Cheap bandwidth in the burbs? Thank the telephone polls.

Much has been written about the cost effective high speed broadband in other countries, but not about the inexpensive high-bandwidth business broadband available in the US. Truth be told it is fairly difficult to afford more then a basic DSL line for most of the NYCwireless public wireless hotspots. But in some area’s of the country there are some choices and some excellent bandwidth at a reasonable price. In fact when looking for server hosting options throughout the tri-state area recently I found that my basement actually has some pretty good connectivity.

After housing 3 servers in a datacenter for a few years, I decided I could run the servers in-house to save money and have easier access to them for upgrades. I was previously paying about $300 a month for about 3 servers and a firewall. So, I looked into 2 ISPs that focus on my area to see what their business offerings were. The 2 ISPs are Verizon and Cablevision. I selected Verizon due to the support for rDNS (aka PTR records) which is a requirement for mail servers (Cablevision at that time did not support rDNS). The cost for this was $100 a month for 20Mbps down and 5Mbps up with 5 static IP addresses. This was back in 2006. So, I immediately started seeing a $200/month savings.

Recently, there was a need for more static IP space. So, I looked into expanding the IP range provided by Verizon, and was told to go from 5 to 13 IPs it would cost $50 a month. I would gain nothing else but IP space for $50 a month (new total would be $150/month). This is outrageous! I can understand $25, but not $50. So, I contacted Cablevision and was told the largest IP range was 5 IPs but I would get 30Mbps/5Mbps as well. The cost was $75/month and a setup fee of $46.95 which includes install and a Cisco 851 router. So, I decided it was a better deal to spend the extra $25 per month and get a 2nd circuit for more bandwidth and backup purposes. I moved the applications needing more IP space to the 2nd circuit and used the extra IPs for applications (e.g. email & backup) needing redundant circuits.

The cheapest Cablevision business circuit when I tested the bandwidth was 27Mbps/5Mbps. Which is absolutely amazing.

Business Class Pricing (about 2x what residential is)
Verizon – 20/5Mbps – $100
Cablevision – 30/5Mbps – $75

How can a suburan region offer such fast and inexpensive internet. The answer lies on the street, street poles. Street poles versus digging underground (typically urban environments) is cheaper, faster, and easier. Hence replacement of old technologies (e.g. copper, old coxial) with fiber and better equipment in non-urban environment happens faster. Thus I have 50Mbps downloads, 10Mbps uploads, and 10 static IP address for less than $200 a month.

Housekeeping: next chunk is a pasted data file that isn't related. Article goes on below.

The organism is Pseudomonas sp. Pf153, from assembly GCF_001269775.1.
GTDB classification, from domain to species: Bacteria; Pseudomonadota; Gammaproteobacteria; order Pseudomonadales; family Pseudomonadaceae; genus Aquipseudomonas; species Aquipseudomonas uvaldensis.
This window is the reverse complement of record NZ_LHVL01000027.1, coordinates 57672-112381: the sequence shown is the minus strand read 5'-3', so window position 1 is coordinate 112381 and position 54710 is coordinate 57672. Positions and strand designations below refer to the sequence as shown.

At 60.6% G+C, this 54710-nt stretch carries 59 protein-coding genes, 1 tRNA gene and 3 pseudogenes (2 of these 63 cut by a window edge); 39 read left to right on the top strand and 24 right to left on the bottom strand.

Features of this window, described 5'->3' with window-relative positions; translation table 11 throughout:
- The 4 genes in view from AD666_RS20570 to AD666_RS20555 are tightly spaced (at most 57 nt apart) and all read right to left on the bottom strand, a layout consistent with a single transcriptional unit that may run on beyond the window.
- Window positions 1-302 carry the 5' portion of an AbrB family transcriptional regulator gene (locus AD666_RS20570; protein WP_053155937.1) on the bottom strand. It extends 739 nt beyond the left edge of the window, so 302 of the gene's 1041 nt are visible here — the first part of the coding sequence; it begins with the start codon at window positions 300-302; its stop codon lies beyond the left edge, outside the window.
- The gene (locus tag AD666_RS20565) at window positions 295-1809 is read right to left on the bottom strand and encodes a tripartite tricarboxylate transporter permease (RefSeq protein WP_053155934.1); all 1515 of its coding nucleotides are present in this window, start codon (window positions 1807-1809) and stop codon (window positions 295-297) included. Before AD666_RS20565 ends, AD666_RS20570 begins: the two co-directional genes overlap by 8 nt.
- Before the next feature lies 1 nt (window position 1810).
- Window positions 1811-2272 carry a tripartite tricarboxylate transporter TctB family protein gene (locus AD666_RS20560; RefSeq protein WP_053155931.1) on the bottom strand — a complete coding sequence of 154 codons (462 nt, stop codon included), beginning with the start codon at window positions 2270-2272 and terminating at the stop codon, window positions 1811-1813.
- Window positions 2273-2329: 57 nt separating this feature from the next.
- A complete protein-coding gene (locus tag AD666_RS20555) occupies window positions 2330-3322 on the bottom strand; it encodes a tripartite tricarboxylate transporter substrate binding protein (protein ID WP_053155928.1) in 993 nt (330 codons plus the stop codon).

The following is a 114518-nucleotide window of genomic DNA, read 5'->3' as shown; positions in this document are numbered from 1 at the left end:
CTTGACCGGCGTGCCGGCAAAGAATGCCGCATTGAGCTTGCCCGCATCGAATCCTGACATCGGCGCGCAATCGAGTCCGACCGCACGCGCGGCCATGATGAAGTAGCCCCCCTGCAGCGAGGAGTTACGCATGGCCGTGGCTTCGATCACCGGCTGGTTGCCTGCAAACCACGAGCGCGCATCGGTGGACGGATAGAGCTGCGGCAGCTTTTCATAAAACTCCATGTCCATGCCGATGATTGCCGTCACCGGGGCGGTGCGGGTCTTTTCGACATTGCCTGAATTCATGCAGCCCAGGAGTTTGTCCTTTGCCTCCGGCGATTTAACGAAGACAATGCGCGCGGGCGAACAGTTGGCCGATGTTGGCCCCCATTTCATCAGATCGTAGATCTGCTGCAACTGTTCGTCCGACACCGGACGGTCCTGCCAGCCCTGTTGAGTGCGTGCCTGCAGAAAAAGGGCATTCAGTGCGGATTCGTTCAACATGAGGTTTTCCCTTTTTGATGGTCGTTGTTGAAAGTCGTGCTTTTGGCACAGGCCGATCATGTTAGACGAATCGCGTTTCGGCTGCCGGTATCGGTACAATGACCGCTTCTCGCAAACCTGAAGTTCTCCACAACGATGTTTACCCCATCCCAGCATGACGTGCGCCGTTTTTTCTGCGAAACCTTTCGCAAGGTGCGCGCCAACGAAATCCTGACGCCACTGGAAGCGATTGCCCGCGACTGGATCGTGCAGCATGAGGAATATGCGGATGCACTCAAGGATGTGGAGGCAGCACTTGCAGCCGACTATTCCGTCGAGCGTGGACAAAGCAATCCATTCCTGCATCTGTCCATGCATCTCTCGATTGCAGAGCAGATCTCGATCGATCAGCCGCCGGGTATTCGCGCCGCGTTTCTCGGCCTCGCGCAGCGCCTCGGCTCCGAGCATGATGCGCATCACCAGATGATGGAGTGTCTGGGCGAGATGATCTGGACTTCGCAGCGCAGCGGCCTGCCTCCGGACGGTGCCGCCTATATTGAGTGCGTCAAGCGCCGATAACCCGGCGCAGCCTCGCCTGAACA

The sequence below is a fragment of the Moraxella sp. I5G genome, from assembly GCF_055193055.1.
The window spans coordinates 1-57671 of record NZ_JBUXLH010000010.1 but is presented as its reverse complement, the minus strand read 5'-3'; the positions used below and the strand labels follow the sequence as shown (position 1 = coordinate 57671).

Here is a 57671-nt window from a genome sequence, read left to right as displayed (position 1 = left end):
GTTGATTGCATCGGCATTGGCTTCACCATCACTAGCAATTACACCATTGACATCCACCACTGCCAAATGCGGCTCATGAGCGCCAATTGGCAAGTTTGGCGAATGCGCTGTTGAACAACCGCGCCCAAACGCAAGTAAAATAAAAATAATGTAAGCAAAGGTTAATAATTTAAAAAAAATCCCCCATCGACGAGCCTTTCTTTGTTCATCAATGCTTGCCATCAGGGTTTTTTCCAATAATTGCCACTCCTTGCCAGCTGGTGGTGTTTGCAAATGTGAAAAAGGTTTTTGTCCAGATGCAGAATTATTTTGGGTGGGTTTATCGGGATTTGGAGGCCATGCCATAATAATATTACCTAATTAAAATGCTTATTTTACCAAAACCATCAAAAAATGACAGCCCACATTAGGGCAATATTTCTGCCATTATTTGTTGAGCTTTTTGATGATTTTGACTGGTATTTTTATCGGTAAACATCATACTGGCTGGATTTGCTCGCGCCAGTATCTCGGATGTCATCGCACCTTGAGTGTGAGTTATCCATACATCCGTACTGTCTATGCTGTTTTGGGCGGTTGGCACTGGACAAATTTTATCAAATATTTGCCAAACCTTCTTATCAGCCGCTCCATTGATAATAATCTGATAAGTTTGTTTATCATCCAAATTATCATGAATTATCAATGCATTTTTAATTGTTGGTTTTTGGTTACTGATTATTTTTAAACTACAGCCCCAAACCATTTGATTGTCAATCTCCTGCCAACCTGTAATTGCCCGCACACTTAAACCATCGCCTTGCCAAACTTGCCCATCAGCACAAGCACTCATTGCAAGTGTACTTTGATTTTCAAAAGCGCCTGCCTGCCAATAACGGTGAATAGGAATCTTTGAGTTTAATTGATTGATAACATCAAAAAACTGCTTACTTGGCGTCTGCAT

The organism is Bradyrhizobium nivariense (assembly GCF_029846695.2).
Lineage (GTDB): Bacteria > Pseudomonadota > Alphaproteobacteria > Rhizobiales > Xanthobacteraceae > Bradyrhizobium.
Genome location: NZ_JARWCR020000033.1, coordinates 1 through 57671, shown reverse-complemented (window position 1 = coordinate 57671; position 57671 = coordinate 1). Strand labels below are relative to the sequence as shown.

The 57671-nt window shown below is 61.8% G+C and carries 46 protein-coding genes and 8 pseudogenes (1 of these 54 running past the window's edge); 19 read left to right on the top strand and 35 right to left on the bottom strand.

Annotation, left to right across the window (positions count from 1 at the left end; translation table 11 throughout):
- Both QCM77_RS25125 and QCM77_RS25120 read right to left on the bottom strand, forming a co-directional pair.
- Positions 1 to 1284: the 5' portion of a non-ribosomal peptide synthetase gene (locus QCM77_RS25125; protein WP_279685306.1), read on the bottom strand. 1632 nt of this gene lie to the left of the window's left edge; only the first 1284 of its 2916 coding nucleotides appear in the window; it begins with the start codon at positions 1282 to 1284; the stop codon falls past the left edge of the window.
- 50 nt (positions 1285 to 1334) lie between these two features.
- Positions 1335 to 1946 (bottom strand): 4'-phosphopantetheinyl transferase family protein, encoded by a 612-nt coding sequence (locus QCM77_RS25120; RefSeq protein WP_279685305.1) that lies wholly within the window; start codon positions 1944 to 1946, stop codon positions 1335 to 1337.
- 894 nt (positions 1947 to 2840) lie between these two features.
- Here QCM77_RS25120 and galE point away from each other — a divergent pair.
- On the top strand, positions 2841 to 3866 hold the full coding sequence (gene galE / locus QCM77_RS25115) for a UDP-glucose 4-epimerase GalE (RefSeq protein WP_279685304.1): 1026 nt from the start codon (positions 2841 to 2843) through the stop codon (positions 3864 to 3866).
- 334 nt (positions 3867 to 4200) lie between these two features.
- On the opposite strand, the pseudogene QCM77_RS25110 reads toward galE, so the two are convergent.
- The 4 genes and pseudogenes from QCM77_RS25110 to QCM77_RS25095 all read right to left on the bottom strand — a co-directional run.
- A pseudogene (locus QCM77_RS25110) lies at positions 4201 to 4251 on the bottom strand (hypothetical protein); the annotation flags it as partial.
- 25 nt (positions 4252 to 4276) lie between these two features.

How much would that cost with the cheapest reliable hosting provider?
$118 a month for up to a 2U server and a firewall w/5 IPs and 1TB of monthly transfers. I use a hosting provider in Dallas ( I shipped a server of mine out there. I did look into many datacenters in the NY metro area, and the cheapest was going to be about $400/month for 1/2 a rack.

How much money do you need to spend on UPS and generator if you wanted to make it more datacenter like?
UPSes are cheap, but I would stick with name brand (e.g. APC, Tripplite, etc). About $200 per 1500VA UPSes. As per generator, get a natural gas (aka liquid propane gas, LPG) powered one. Reason is non-usage doesn’t result in a “clogged” engine due to stale gas. A standard gas generator requires periodic (every 3-6 months) maintenance while natural gas do not. You can also have your LPG generator connected into your main house propane feed or tank, so no manual fueling is needed (make sure you vent it outdoors when running). Natural gas generators are about $1k+ depending on your power requirements. A recommended generator manufacturer is Champion (

How would you handle site redundancy since BGP is not supported (DynDNS, round robin DNS, etc)?

These ISPs cannot handle customer owned IPs (for BGP), so I would recommend application level redundancy. It varies on the application since some will use DNS configuration such as MX priorities, DNS failover via your DNS provider via use of low TTLs, or round robin if the client side application is smart (e.g. backup client, IM agent, etc).

What are the risks? (ice storm, severe weather, etc)
Power outages seems to be the largest risk. The Verizon FiOS circuit and modem have built-in batteries for about 6-8 hours. The Cablevision coxial circuit does not include a battery backup, so I run them using a UPS, but not sure if the field equipment for Cablevision is protected (for Verizon it is).

What are advantages?
Ability to add additional servers without any incremental cost except for power usage, ability to have gigabit traffic between servers, use of Y power adapters for use of redundant power, & ability to swap hardware when needed.

What does the TOS of both providers say about this arrangement?
Terms of Service allow for servers since these are business circuits. Including mail servers, web servers. All uses are allowed except for pornography and illegal content.

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